'In the same way it is argued that the appointment of the plaintiff as sole managing director was for such time as he should be a director. Here the question depends on Article 99, under which 'The directors may, subject to the preceding clauses, from time to time appoint any one or more of their body to be managing director or directors, for such period, at such remuneration, and upon such terms as the directors think fit.' In this case, also, it appears to me that the directors have powers from time to time to appoint any one on more of their body to be managing director or directors, and it does not involve as a consequence that if they are dissatisfied with the person whom they have appointed managing director, or think that another of their body would fill the position more adequately, they are unable to substitute a new managing director in place of the old one.'
From this passage it is clear that when the learned Judge used the words 'substituting a new managing director in place of the old one' it was meant removing the old managing director and appointing a new one in his place. it is not disputed even on behalf of the plaintiff before me that the provisions of that Article 99, so far as it is material for the purpose of this case, were similar to those of Article 99 of the first defendant company and therefore as held by Peterson J. with which I respectfully agree -- the Board of Directors did have the power under Article 99 to remove the plaintiff from his managing directorship. In the arguments of the plaintiff's counsel Tomlin K.C., as appearing at p. 538 it was specifically contended on behalf of the plaintiff that the plaintiff could only be removed by the company by an extra-ordinary resolution. This clearly indicates that it was in that case contended that the power of removing a managing director was in the company and not in the Board of Directors; and therefore the decision of Peterson J. that the Board had the power to remove is unquestionably a decision of a point which directly arose for his decision in that case. Mr. Bhatt however attempted to water down the effect of that decision by saying that as appearing at pages 542-543 of the said report, the learned Judge first considered the position of the plaintiff in that case as chairman and held that the plaintiff was validly removed as such chairman. Mr. Bhatt contended that decision involved only a construction of Article 102 an a decision on the point as to the period of his office as chairman, but not as to the point as to who had the power, whether the company or the Board of Directors, to remove him. Mr. Bhatt argued that in the very next para of his judgment, the learned Judge proceeds to consider the point about the determination of the plaintiff's managing directorship, that the opening words are 'In the same way' and that the first sentence shows that the learned Judge was thinking only in terms of the period of duration of the plaintiff's managing directorship and that therefore he learned Judge's mind was at that time no focused on the point as to who, whether the company or the Board, had the power to remove the plaintiff from his managing directorship. I am unable to accept this argument of Mr. Bhatt. Undoubtedly the first sentence of the last para at p. 542 supports Mr. Bhatt's contention, but there is no justification to assume that when the learned Judge says what he has in fact said in the above passage quoted by me from his judgment the learned Judge was not in terms dealing specifically with the said point actually argued before him by Tomlin K.C. that it was the company and not the Board who had the power to remove the plaintiff from his managing directorship. This case is therefore a direct authority for the proposition that on that article the wording whereof was materially the same as that of Article 99 of the first defendant company, even though there is no specific power granted to the directors for the removal of the managing director, such a power has been impliedly granted to them by that article.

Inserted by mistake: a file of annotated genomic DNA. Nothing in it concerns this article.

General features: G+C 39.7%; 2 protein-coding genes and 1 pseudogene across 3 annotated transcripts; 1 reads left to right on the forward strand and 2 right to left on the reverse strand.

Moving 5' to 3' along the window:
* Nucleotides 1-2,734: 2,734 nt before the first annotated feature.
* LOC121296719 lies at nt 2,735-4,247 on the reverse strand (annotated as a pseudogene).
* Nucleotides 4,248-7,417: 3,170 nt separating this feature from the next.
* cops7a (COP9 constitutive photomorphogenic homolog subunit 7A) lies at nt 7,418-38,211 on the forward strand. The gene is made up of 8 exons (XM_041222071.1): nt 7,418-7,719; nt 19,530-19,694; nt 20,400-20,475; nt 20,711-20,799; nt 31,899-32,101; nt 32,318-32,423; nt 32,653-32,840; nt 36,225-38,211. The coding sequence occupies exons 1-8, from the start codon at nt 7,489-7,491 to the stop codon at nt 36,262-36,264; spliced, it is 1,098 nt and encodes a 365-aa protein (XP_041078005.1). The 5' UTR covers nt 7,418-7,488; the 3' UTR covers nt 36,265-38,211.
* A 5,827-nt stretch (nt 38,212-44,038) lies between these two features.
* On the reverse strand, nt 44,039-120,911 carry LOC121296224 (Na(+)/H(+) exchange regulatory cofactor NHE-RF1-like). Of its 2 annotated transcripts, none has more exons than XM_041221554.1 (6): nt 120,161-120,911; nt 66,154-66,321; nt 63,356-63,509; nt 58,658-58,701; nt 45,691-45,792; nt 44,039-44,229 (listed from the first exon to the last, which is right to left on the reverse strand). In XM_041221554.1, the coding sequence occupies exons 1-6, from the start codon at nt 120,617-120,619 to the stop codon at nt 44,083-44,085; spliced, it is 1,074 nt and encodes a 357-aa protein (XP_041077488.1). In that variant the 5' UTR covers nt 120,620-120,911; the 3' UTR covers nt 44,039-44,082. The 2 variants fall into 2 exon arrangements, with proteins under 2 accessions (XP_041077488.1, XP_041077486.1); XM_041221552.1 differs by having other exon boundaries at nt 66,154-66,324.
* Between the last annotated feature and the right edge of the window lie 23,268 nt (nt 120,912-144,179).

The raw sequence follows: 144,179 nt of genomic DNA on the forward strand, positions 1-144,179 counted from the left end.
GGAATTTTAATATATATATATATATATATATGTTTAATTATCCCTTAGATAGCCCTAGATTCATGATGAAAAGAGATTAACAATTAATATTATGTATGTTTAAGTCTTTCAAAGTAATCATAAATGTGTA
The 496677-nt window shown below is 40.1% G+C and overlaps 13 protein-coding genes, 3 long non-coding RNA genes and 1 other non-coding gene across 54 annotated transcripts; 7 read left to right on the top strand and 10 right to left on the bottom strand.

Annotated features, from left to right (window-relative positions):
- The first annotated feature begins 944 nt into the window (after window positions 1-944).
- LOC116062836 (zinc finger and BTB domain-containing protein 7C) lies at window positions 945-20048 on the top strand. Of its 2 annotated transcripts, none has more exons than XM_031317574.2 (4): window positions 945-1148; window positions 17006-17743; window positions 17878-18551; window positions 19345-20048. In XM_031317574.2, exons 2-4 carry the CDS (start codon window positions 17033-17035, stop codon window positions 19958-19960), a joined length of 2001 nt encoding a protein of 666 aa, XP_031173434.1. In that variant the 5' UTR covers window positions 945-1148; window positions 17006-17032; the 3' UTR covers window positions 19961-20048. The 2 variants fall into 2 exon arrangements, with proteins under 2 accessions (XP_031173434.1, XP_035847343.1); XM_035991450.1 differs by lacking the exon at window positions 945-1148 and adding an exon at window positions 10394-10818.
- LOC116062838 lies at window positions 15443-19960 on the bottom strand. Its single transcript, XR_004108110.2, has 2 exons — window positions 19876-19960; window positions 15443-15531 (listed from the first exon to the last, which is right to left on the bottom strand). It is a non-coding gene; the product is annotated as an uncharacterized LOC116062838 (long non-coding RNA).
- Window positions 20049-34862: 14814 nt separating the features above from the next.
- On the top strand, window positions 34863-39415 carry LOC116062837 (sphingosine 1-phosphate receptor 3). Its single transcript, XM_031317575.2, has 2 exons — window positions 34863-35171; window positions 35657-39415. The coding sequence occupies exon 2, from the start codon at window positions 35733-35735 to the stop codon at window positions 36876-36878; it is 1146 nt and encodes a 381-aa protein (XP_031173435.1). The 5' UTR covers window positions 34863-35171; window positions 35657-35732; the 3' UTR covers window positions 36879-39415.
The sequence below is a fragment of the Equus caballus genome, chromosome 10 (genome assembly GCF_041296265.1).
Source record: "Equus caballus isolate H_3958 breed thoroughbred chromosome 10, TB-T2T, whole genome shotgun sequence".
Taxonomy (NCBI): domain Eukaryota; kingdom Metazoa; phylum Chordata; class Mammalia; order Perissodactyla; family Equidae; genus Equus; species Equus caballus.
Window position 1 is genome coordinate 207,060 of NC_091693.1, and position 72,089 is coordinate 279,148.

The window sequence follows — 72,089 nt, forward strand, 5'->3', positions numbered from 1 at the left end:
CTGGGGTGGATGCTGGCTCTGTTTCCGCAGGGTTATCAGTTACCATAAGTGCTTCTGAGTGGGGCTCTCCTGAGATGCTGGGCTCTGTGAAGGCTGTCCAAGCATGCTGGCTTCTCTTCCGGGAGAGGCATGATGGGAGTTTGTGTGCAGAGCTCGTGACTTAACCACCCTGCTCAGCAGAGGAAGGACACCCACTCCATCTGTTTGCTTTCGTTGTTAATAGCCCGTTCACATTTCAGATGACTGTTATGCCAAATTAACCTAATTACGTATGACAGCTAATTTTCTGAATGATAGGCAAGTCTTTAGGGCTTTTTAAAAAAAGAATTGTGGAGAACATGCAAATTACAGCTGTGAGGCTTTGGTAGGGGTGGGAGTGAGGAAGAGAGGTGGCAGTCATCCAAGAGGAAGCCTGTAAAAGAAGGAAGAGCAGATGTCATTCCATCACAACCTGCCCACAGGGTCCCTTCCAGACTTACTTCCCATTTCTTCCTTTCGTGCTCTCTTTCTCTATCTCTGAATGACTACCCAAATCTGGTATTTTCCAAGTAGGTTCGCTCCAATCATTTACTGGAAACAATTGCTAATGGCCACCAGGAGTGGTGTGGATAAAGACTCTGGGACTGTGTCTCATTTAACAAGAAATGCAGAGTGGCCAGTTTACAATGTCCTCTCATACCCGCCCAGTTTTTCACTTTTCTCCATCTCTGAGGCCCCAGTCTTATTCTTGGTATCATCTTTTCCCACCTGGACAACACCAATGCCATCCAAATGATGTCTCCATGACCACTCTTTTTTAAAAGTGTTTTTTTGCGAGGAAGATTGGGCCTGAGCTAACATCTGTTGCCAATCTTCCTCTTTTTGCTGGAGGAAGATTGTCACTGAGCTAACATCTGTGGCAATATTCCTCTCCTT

64. Mr. Bhatt relied upon the case of nelson v. James Nelson and Sons, Ld., (1914) 2 KB 770. The articles of association of the company in that case contained Article 84 which empowered the Board to exercise all the powers of the company subject to the limitations mentioned in the article, and Article 85 empowered the Board to appoint from time to time any one or ore of their number to be managing director and with such powers and authorities, and for such period as they deem fit, and to revoke such appointment. In construing those articles Lord Reading C.J. says in his judgment at page 776 as follows:
'One of those powers is to appoint a managing director -- I draw particular attention to these words: -- 'for such period as they deem fit.' The directors therefore have under that part of the article power to appoint a managing director for a term of years, and the words which immediately follow -- 'and may revoke such appointment' only give the directors power to take away that which they have given provided that they have not bound themselves to give it for any period of time. The directors have the power to appoint and the power to revoke the appointment, but the article does not mean that they have the power to revoke at will notwithstanding any agreement into which they may have entered for the appointment of a managing director for a term of years. I am quite unable to give the words the construction for which the defendants contend. If those last words had not been inserted in the article, the result would have been that the power to appoint a managing director would have been vested in the directors, but the power to revoke the appointment would have remained with the company'.